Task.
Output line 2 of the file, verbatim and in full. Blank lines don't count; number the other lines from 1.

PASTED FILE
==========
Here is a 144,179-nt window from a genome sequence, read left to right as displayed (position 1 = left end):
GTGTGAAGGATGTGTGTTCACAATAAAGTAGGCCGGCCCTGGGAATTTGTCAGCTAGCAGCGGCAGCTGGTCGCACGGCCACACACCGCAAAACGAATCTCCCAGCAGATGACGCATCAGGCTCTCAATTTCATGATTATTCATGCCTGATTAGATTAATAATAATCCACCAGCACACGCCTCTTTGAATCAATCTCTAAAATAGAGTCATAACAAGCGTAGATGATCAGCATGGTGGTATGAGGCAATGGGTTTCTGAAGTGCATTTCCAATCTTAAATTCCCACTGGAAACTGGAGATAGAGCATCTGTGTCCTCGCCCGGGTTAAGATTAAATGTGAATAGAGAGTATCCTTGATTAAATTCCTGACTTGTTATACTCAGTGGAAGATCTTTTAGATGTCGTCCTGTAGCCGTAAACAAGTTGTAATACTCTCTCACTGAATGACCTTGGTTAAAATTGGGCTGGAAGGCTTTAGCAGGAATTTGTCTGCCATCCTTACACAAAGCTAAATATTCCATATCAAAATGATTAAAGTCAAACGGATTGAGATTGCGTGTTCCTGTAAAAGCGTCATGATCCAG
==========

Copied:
GTGTGAAGGATGTGTGTTCACAATAAAGTAGGCCGGCCCTGGGAATTTGTCAGCTAGCAGCGGCAGCTGGTCGCACGGCCACACACCGCAAAACGAATCTCCCAGCAGATGACGCATCAGGCTCTCAATTTCATGATTATTCATGCCTGATTAGATTAATAATAATCCACCAGCACACGCCTCTTTGAATCAATCTCTAAAATAGAGTCATAACAAGCGTAGATGATCAGCATGGTGGTATGAGGCAATGGGTTTCTGAAGTGCATTTCCAATCTTAAATTCCCACTGGAAACTGGAGATAGAGCATCTGTGTCCTCGCCCGGGTTAAGATTAAATGTGAATAGAGAGTATCCTTGATTAAATTCCTGACTTGTTATACTCAGTGGAAGATCTTTTAGATGTCGTCCTGTAGCCGTAAACAAGTTGTAATACTCTCTCACTGAATGACCTTGGTTAAAATTGGGCTGGAAGGCTTTAGCAGGAATTTGTCTGCCATCCTTACACAAAGCTAAATATTCCATATCAAAATGATTAAAGTCAAACGGATTGAGATTGCGTGTTCCTGTAAAAGCGTCATGATCCAG